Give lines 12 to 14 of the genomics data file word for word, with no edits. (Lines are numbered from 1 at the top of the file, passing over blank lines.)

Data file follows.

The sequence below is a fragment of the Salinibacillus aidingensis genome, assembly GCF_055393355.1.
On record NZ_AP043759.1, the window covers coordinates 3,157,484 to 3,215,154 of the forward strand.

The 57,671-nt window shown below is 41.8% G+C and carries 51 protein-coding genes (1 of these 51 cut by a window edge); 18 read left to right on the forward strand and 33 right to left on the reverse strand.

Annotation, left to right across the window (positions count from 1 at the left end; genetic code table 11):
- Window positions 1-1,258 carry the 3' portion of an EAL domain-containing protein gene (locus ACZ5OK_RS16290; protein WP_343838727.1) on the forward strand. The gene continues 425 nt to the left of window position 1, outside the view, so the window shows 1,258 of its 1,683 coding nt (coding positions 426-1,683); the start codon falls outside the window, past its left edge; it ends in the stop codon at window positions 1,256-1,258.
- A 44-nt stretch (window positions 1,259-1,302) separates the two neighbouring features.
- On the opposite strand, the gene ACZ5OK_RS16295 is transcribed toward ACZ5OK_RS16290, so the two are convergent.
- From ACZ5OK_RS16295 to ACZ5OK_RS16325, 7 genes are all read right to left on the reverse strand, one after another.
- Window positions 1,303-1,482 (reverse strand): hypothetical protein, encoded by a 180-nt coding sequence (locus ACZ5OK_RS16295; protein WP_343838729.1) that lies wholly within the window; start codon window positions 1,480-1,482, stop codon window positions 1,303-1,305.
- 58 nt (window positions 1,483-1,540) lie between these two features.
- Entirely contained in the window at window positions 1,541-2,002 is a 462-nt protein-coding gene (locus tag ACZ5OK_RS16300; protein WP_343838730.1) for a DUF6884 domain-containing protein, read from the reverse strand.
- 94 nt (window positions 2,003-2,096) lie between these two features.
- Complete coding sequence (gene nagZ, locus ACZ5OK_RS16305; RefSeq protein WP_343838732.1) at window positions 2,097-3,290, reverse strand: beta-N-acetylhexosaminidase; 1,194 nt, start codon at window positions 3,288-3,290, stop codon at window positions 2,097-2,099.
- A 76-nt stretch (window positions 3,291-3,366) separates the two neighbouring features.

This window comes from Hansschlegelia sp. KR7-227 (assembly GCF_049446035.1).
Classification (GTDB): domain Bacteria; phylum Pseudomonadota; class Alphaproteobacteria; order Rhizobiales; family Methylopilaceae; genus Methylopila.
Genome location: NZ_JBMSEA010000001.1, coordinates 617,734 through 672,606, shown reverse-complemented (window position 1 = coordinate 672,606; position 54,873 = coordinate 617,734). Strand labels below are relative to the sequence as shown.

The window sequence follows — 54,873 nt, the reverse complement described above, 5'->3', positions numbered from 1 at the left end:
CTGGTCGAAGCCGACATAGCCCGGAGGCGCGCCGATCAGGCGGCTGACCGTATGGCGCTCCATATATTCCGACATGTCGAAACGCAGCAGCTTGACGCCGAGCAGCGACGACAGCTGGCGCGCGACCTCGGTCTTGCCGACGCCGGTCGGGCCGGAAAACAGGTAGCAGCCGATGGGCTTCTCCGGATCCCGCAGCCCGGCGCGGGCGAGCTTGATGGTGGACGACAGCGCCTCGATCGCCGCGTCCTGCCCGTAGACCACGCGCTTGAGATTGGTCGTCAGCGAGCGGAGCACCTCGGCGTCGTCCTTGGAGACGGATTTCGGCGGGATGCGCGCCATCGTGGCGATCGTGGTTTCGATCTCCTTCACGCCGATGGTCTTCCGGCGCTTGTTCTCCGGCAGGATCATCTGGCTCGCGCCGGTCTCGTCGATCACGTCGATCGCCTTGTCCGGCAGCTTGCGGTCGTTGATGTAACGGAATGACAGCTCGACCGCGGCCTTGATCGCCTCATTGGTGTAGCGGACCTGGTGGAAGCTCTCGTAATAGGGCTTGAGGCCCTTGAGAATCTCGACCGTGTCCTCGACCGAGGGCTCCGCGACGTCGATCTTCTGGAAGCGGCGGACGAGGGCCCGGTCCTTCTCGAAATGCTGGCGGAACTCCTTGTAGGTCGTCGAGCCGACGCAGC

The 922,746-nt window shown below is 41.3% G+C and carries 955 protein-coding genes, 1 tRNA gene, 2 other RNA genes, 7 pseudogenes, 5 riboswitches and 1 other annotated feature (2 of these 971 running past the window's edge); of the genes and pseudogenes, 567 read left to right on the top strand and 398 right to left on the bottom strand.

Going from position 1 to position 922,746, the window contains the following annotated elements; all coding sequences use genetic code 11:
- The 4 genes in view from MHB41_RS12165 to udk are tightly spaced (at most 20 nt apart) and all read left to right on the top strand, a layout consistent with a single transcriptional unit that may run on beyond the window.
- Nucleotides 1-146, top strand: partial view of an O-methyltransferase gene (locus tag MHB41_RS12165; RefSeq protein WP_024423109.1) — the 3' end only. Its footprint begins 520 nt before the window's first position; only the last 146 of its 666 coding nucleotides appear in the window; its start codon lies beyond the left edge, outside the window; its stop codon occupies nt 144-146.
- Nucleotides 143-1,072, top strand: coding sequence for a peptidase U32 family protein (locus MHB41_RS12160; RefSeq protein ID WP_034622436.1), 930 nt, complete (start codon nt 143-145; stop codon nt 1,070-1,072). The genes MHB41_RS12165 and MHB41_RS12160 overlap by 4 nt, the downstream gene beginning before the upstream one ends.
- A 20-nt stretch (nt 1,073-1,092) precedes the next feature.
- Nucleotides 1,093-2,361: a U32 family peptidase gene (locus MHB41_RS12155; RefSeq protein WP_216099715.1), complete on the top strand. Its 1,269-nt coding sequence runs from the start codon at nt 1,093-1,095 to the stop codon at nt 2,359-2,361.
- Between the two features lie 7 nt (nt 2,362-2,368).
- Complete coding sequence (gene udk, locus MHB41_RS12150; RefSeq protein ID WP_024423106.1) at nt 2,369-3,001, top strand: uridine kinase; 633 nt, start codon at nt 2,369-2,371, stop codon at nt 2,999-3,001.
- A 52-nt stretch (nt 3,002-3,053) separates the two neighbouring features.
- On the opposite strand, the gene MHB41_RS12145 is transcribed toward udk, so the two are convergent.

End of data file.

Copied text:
- 94 nt (window positions 2,003-2,096) lie between these two features.
- Complete coding sequence (gene nagZ, locus ACZ5OK_RS16305; RefSeq protein WP_343838732.1) at window positions 2,097-3,290, reverse strand: beta-N-acetylhexosaminidase; 1,194 nt, start codon at window positions 3,288-3,290, stop codon at window positions 2,097-2,099.
- A 76-nt stretch (window positions 3,291-3,366) separates the two neighbouring features.